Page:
WASHINGTON — A new U.S. government space transportation policy throws its weight firmly behind the two rocket families that were developed under the Air Force’s Evolved Expendable Launch Vehicle (EELV) program.
The U.S. Space Transportation Policy, signed by President George W. Bush in December and released Jan. 6, directs the Defense Department to keep Boeing Co.’s Delta 4 and International Launch Services‘ Atlas 5 in business for the foreseeable future.
The Air Force in the late 1990s helped fund the development of the two EELV families with the expectation that a growing commercial market would subsidize their operations. That market failed to materialize, leaving the Air Force to pick up more of the cost of supporting the vehicles. The new policy codifies that arrangement, while leaving the door open for future competition if someone were to develop a suitable vehicle.
“This is not a subsidy to either provider of EELV, but the EELV providers should not lose money when they do business with the U.S. government,” the official said. “We wanted to make sure we were providing a stable signal as to our intention while at the same time making it clear if another provider proves they can do it, have at it.”
Brett Lambert, vice president for corporate service at DFI International, a consulting firm here, said the policy is an honest assessment of the current launch vehicle situation and a recognition by the White House that there are not a lot of choices.
“With EELV, we are where we are,” Lambert said. “There are not a lot of options that are realistic. This is just acknowledgement of the de facto situation and the realization that there is not much we can do about it even if we wanted to change it.”
The Pentagon must pay the annual fixed costs for both EELV rocket makers, but calls for the United States to revisit the funding arrangement by 2010 and determine if any changes are warranted. The Department of Defense and the U.S. Air Force will determine what those annual fixed costs are, but may very well face some hard budget choices to fulfill the policy, the official said.
“It makes very clear that this policy does not come without a price tag, and people need to get on board,” Lambert said. “The price tag won’t be much as if they were to start from scratch, but we have a bill we need to pay and it’s going to be the policy of the U.S. government to pay the bill.”
Air Force spokeswoman Maj. Karen Finn did not reply to a phone call seeking comment.
The policy also directs NASA and the Department of Defense to collaborate on the development of future launch requirements and to make a joint recommendation to the president regarding the heavy lift options for future exploration needs.
“These options will emphasize the potential for using derivatives of the [EELV] vehicles to meet space exploration requirements. In addition, the [NASA] Administrator shall evaluate the comparative costs and benefits of a new dedicated heavy-lift launch vehicle or options based on shuttle-derived systems,” the policy states.
“With the previous policy, there was a sharp division between what NASA and the U.S. Department of Defense were responsible for,” a senior administration official said in a Jan. 6 briefing. “We tried to break that barrier down, along with stabilizing the government’s position in regard to the Evolved Expendable Launch Vehicle.”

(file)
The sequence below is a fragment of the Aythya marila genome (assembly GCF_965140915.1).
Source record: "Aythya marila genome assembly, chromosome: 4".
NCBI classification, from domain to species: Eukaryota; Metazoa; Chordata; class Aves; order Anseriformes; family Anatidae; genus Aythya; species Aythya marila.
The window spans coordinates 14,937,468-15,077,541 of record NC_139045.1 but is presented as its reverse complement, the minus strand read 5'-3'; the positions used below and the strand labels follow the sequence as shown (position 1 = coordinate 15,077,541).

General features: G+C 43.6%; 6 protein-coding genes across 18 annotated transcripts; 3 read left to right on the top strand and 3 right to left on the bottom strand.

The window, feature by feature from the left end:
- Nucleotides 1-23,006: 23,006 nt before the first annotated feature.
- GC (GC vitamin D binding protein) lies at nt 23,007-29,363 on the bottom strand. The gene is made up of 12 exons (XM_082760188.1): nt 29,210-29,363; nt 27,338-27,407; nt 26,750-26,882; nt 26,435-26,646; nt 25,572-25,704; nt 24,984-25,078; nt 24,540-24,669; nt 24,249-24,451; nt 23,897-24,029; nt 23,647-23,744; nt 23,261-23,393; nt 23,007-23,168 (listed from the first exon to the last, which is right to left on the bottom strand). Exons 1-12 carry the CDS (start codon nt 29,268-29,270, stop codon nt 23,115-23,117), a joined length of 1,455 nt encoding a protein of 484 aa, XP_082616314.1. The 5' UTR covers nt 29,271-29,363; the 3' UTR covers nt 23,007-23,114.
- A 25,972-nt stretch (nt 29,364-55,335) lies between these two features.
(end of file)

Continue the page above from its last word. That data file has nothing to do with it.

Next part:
The door remains open for other heavy lift options, primarily either a space shuttle-derived vehicle or an entirely new approach, but “the language is not intended to encourage development of a brand new booster,” the senior administration official said.
Michael Kahn, vice president of space programs for Minneapolis-based ATK, which manufactures the space shuttle solid rocket boosters, said the company does not read the policy as favoring EELV-derived vehicles. “It states that new launch vehicles be considered for space transportation that use shuttle-derived flight-proven propulsion systems to compete on level playing field,” he said.
Under the policy, the U.S. government also recognizes for the first time the development of a commercial market for carrying passengers to space, spurred by the Ansari X Prize competition that was won in 2004. “It’s too early to know how this will go, but the administration is strongly supportive of the industry and this policy and takes account of them,” the official said.
The policy continues to require that U.S. government payloads, such as satellites built by the Pentagon or NASA, be launched on U.S.-made rockets unless exempted by the White House. As with the previous U.S. space policy, the prohibition on non-U.S. launches does not apply when another nation offers to provide a launch as part of an international scientific program or some other cooperative government-to-government program.
The policy also reiterates Bush’s January 2004 call for the space shuttle to return to flight “as soon as practical” to complete assembly of the international space station by around 2010, after which time the fleet would be retired. It also restates the president’s call for the development of a new crew exploration vehicle for missions beyond low Earth orbit.
This was the fourth set of guidelines issued by the White House since President Bush ordered a review of the nation’s space policy in May 2002. Previous policies have covered remote sensing, satellite navigation and space exploration.